Services now account for over three-fourths of GDP, and the percentage keeps rising. This has dire consequences for states that depend on sales taxes for revenue. The North Carolina General Assembly struggled with this issue last year and was not able to come up with a resolution. States face a simple choice: broaden the tax base to include services and charge a lower, less distortionary rate or continue to raise the tax rate on an ever shrinking base. Yesterday's WSJ reports how various states are addressing this issue. Of course all taxes have some distortionary effects, but lower rates and broader bases are generally regarded as pluses.
Kudos to my colleague Jim Yuill for sharing this YouTube video of rappers representing the ideas of Keynes and Hayek. Not likely to put Eminem and Jay-Z out of business, but the summary of the ideas is actually pretty good. Markets vs. government -- an age-old question.
Saturday, February 6, 2010
Today's WSJ features a long interview with WellPoint's CEO Angela Braly. Whether you agree with Braly or not, she does a particularly effective job in presenting her point of view. She does a good job of explaining what would have happened in the insurance market if there was not an effective mechanism to force everyone to enroll. She also suggests that consumers need to have both the incentive and the information (through data analytics) to make cost-effective decisions.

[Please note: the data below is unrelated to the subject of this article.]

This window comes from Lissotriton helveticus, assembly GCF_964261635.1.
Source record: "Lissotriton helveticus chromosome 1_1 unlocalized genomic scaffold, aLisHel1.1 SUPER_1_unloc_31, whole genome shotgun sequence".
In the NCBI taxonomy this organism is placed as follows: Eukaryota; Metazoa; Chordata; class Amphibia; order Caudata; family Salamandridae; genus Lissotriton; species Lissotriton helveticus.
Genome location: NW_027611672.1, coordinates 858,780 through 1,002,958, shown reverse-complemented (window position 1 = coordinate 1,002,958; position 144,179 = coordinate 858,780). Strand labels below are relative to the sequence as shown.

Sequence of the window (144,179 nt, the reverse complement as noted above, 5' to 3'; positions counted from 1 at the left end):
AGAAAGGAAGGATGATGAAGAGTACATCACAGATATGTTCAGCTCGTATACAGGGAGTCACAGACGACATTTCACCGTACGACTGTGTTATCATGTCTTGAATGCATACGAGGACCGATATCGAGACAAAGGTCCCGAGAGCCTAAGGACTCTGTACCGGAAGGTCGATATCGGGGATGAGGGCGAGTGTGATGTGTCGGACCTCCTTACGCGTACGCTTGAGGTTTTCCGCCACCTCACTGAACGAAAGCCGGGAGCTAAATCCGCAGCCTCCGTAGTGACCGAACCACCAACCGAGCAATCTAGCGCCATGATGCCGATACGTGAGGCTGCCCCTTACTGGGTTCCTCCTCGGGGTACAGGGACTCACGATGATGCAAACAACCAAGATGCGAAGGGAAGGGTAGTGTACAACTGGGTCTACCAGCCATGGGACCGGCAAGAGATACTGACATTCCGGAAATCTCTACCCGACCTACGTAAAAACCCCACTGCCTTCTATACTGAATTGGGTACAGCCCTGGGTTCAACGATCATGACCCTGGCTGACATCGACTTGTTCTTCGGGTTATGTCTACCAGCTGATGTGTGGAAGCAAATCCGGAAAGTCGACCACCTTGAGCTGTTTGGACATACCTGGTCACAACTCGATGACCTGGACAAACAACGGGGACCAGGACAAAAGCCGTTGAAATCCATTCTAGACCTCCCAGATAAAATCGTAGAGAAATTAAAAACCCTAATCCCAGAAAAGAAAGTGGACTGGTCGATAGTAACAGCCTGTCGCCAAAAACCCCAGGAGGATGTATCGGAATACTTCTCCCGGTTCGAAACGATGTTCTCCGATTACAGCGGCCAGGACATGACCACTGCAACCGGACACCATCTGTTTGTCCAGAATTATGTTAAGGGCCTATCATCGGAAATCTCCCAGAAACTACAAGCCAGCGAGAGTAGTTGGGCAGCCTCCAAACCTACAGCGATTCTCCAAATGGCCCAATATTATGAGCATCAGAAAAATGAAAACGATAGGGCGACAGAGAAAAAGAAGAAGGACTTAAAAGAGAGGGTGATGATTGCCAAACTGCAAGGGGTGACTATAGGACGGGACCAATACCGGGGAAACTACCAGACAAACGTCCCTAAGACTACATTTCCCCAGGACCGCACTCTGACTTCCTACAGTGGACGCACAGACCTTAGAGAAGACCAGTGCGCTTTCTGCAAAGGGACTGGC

Some encouraging news in the jobs report yesterday: unemployment down below 10 percent, manufacturing jobs up for first time in over two years, and a slight shift from part-time to full-time work. Not all of the news was great; jobs figures for 2009:IV were revised downward.
At the MBA deans meeting last week, all of the schools were saying this is the toughest market they have ever faced. The placement rate at NC State is running about the same as elsewhere.
Thursday, February 4, 2010
Business Week online reports the challenges new Dean Peter Henry faces at the Stern School of Business at NYU. Henry has his undergraduate degree from UNC-Chapel Hill and a PhD from MIT, along with a Rhodes Scholarship at Oxford. Finance is by far the largest concentration at NYU, so Dean Henry faces the challenge of re-orienting the Stern MBA toward a larger range of employers. The first challenge will be for the career center to reach out to companies outside of financial services. But the bigger challenge will involve the faculty -- how does the MBA program re-invent its courses and curriculum?
Recent piece in WSJ finance section about how it might be difficult in practice to ban banks from trading on their own accounts. Sometimes a bank customer wants to sell a security and there is no buyer. Now the bank can buy the asset and sell another one to, in effect, create a market. If the new legislation is not thought through carefully enough, this sort of non-proprietray trading may be banned as well.